- The World Wide Web ("WWW" or simply the "Web") is a global information
medium which users can read and write via computers connected to the Internet.
The term is often mistakenly used as a synonym for the Internet itself, but the
Web is a service that operates over the Internet, as e-mail does.
- Gmail is a free, advertising-supported webmail, POP3, and IMAP service
provided by Google. Gmail was launched as an invitation-only beta release on
April 1, 2004 and it became available to the general public on February 7, 2007,
though still in beta status at that time.
- Gmail is a Norwegian e-mail system supporting X.400 as well as Internet
mail. The vendor name is Gallagher & Robertson (G&R). G&R Gmail is
not related to the better-known Gmail by Google. G&R's Gmail, and their
usage of the Gmail name, predates Google's system.
- Google's web-based e-mail service.
history - The Human
The Human Web: A Bird's-Eye View of World History
Why did the first civilizations emerge when and
where they did? How did Islam become a unifying force in the world of its birth?
What enabled the West to project its goods and power around the world from the
fifteenth century on? Why was agriculture invented seven times and the steam
engine just once?
World-historical questions such as these, the subjects of
major works by Jared Diamond, David Landes, and others, are now of great moment
as global frictions increase. In a spirited and original contribution to this
quickening discussion, two renowned historians, father and son, explore the webs
that have drawn humans together in patterns of interaction and exchange,
cooperation and competition, since earliest times. Whether small or large, loose
or dense, these webs have provided the medium for the movement of ideas, goods,
power, and money within and across cultures, societies, and nations. From the
thin, localized webs that characterized agricultural communities twelve thousand
years ago, through the denser, more interactive metropolitan webs that
surrounded ancient Sumer, Athens, and Timbuktu, to the electrified global web
that today envelops virtually the entire world in a maelstrom of cooperation and
competition, J. R. McNeill and William H. McNeill show human webs to be a key
component of world history and a revealing framework of analysis. Avoiding any
determinism, environmental or cultural, the McNeills give us a synthesizing
picture of the big patterns of world history in a rich, open-ended, concise
Google Chat window
This is what a window looks like in the browser
when chatting. Some cool features include: there is no additional tagging of who
is posting if the same person posts multiple times in a row, chat histories are
saved and very accessible, and the options allow you to take the chat "off the
record" where Google supposedly does not log it.
>50k Google Searches
Do I get a prize? :) These are only the
searches I do while logged in as myself, so I'm thinking this probably
represents 50% of what I've actually done. And of course it's limited to as long
as they've been keeping track of this stuff. I don't know how man years this has
been available. I didn't really log into Google until Gmail.
Named one of the greatest minds of the 20th
century by Time, Tim Berners-Lee is responsible for one of that century's most
important advancements: the world wide web. Now, this low-profile genius-who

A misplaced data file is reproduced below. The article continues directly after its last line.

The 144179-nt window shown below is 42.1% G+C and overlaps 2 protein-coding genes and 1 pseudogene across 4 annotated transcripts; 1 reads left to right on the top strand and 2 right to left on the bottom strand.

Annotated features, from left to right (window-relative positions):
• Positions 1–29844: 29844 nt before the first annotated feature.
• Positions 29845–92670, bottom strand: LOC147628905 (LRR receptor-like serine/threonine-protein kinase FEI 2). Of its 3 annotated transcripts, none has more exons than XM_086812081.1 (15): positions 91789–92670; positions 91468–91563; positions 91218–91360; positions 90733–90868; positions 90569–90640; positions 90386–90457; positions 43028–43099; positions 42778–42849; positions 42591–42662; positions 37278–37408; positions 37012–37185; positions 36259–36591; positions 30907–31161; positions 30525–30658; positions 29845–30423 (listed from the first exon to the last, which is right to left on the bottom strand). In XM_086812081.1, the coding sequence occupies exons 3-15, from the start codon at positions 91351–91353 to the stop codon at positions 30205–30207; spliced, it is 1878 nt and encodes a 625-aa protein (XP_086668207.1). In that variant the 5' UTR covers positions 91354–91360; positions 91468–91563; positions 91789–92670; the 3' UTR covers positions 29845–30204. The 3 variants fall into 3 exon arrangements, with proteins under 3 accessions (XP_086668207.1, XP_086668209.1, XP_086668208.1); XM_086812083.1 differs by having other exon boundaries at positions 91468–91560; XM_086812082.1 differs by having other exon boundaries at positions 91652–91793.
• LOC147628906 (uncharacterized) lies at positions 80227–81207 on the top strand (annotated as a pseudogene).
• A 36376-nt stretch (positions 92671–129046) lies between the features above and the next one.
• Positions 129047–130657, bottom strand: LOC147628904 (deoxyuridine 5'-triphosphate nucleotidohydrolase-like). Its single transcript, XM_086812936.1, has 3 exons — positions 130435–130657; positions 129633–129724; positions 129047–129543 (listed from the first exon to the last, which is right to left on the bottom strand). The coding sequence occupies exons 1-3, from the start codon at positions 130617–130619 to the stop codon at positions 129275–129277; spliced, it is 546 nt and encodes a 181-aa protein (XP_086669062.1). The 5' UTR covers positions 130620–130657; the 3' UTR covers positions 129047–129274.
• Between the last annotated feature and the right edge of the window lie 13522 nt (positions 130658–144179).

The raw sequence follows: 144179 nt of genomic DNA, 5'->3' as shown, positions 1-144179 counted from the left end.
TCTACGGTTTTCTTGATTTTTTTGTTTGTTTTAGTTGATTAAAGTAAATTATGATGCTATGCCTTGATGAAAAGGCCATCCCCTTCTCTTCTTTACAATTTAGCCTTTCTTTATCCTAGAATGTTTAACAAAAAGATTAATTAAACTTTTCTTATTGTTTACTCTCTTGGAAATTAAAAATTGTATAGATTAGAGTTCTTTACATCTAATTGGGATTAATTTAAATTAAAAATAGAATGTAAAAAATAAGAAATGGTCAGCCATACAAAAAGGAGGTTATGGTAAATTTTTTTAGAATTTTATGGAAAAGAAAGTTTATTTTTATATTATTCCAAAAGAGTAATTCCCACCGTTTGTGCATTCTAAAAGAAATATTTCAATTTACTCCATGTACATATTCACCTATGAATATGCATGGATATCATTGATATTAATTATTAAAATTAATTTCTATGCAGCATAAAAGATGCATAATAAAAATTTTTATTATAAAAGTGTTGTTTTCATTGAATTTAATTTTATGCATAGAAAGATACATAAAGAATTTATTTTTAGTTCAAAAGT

never personally profitted from his invention -offers a compelling protrait of
his invention. He reveals the Web's origins and the creation of the now
ubiquitous http and www acronyms and shares his views on such critical issues as
censorship, privacy, the increasing power of softeware companies , and the need
to find the ideal balance between commercial and social forces. He offers
insights into the true nature of the Web, showing readers how to use it to its
fullest advantage. And he presents his own plan for the Web's future, calling
for the active support and participation of programmers, computer manufacturers,
and social organizations to manage and maintain this valuable resource so that
it can remain a powerful force for social change and an outlet for individual
If you can read this review (and voice your opinion about his
book on Amazon.com), you have Tim Berners-Lee to thank. When you've read his
no-nonsense account of how he invented the World Wide Web, you'll want to thank
him again, for the sheer coolness of his ideas. One day in 1980, Berners-Lee, an
Oxford-trained computer consultant, got a random thought: "Suppose all the
information stored on computers everywhere were linked?" So he created a system
to give every "page" on a computer a standard address (now called a URL, or
Universal Resource Locator), accessible via the HyperText Transfer Protocol
(HTTP), formatted with the HyperText Markup Language (HTML), and visible with
the first browser, which did the trick of linking us all up.
He may be the
most self-effacing genius of the computer age, and his egalitarian mind is
evident in the names he rejected for his invention: "I thought of Mine of
Information, or MOI, but moi in French means 'me,' and that was too
egocentric.... The Information Mine (TIM) was even more egocentric!" Also, a
mine is a passive repository; the Web is something that grows inexorably from
everyone's contributions. Berners-Lee fully credits the colorful characters who
helped him get the bobsled of progress going--one colleague times his haircuts
to match the solstices--but he's stubbornly independent-minded. His quest is to
make the Web "a place where the whim of a human being and the reasoning of a
machine coexist in an ideal, powerful mixture."
Hard-core tech types may wish
Berners-Lee had gone into deeper detail about the road ahead: the "boon and
threat" of XML, free vs. commercial software, VRML 3-D imaging, and such. But he
wants everyone in on the debate, so he wrote a brisk book that virtually anyone
can understand. --Tim Appelo